|Med's making me sick
Jun 6, 2004
I am a flight attendant, flying anywhere from the 3 to 4 days a week. When taking my meds I become nauesaed, light headed, dizzy to the point of being unbalanced. When feeling this way, to regain my composure I will usually skip 1 or more doses of the meds. I tend to feel better as a result of this adjustment, what can be done to minimize these feelings and allow me to consistently stay on my meds. Currently I taking Combivir/Viracept/Bactrium.
| Response from Dr. Frascino
Hello Flight Attendant,
Are you sure that feeling of becoming "nauseated, light headed, and dizzy" isn't related to ingesting the ever-so-tasty airline rubber chicken in brown sauce gourmet cuisine, rather than your HIV meds? Sometimes I really wonder which is more toxic.
First off, skipping doses of your meds should not be an option. By doing so, you risk becoming resistant not only to one or more of the medications in your current HAART regimen, but also to other related medications as well. This can drastically reduce your options for subsequent effective therapy in the future.
Our potent antiviral drugs are a bit of a double-edged sword. They result in great benefits, but also in not-so-great side effects. I suggest you follow two critical rules:
No. 1: Discuss everything with your HIV/AIDS specialist. That means you should report symptoms that appear, disappear, reappear, or whatever. He/she must know all the prescription and non-prescription drugs and supplements you are taking to check for drug interactions. Equally critical, you should advise him if you are missing doses and why (side effects, inconvenient dosing schedule, whatever).
No. 2: Always follow Rule No. 1.
A competent HIV specialist will thoroughly evaluate any symptoms you have or develop. What you're feeling may be related to your meds or any of a number of other factors. The rubber chicken possibility was just a joke, but many symptoms initially attributed to medications turn out to be something else, such as hormone imbalances, nutrient deficiencies, an unrecognized infection, depression, etc. Your case seems to suggest the meds are the cause, because you feel better when you skip doses; however, as mentioned above, that is not an acceptable way to deal with the problem.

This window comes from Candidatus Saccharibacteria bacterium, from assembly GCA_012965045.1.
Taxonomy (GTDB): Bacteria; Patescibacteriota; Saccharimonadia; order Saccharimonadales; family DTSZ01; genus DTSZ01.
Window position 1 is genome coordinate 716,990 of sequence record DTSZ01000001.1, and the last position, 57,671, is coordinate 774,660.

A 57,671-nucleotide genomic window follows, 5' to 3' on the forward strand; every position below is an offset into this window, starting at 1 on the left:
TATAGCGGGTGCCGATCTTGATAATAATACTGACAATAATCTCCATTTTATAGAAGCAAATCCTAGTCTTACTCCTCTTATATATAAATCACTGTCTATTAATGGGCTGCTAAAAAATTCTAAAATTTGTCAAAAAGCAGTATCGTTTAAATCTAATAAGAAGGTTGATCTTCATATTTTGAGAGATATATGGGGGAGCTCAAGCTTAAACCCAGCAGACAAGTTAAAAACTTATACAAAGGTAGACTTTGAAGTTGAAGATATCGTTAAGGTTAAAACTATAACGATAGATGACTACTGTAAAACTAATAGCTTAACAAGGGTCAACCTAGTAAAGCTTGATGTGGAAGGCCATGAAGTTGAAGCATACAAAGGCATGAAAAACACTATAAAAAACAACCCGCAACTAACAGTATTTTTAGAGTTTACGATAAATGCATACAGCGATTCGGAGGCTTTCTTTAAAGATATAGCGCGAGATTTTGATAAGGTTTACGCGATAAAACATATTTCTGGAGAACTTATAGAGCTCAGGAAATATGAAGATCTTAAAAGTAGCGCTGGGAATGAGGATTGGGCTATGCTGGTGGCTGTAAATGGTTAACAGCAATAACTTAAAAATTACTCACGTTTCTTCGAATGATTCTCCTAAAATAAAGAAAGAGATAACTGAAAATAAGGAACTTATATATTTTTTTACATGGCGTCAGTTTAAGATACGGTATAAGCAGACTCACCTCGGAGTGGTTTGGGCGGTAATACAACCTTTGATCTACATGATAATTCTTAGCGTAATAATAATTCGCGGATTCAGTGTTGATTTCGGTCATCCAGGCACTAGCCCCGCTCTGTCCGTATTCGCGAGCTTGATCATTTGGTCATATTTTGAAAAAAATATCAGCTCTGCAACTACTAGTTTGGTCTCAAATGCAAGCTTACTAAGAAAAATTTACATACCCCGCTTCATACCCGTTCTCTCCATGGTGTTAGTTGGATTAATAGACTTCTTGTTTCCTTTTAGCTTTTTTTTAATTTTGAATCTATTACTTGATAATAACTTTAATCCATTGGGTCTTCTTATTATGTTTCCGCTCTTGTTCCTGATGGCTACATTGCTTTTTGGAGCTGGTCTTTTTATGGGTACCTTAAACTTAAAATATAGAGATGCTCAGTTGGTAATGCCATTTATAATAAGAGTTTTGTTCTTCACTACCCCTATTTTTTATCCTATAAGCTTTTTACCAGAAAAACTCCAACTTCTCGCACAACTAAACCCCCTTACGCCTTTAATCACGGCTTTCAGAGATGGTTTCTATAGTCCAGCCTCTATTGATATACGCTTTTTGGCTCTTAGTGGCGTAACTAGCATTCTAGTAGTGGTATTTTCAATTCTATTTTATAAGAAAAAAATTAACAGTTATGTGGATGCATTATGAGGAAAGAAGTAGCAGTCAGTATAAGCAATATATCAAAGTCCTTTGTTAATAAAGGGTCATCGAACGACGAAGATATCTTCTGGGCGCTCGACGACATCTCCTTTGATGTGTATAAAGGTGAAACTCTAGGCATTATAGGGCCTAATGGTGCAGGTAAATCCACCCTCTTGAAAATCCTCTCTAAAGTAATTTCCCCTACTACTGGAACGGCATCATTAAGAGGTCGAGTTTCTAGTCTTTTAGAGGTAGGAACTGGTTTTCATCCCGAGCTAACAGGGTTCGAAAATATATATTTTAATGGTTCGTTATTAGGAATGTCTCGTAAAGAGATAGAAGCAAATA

There are presently 20 HIV drugs to choose from. Unfortunately, they all have their own potential side effects. Consequently, you and you HIV specialist will need to review which of the various options may be best for you. If your viral load is well suppressed (low or undetectable), switching from one potent HAART regimen to another is safe. If your viral load is rising, you should check a resistance test (genotype/phenotype) to help ascertain which medications are no longer effective against your virus before making a switch.
So fly-boy, remember that taking your medications is as important as showing your passengers where the emergency exist are on your plane. Talk to your HIV specialist ASAP.
Now, since I hopefully provided you with some sound advice, how about moving me to an exit row or at least giving me an extra bag of stale peanuts? Finally, is it true that the reason the lavatories on most planes have been made so incredibly small is to discourage further enrollment in the "Mile High Club?" I'm a charter member, by the way.
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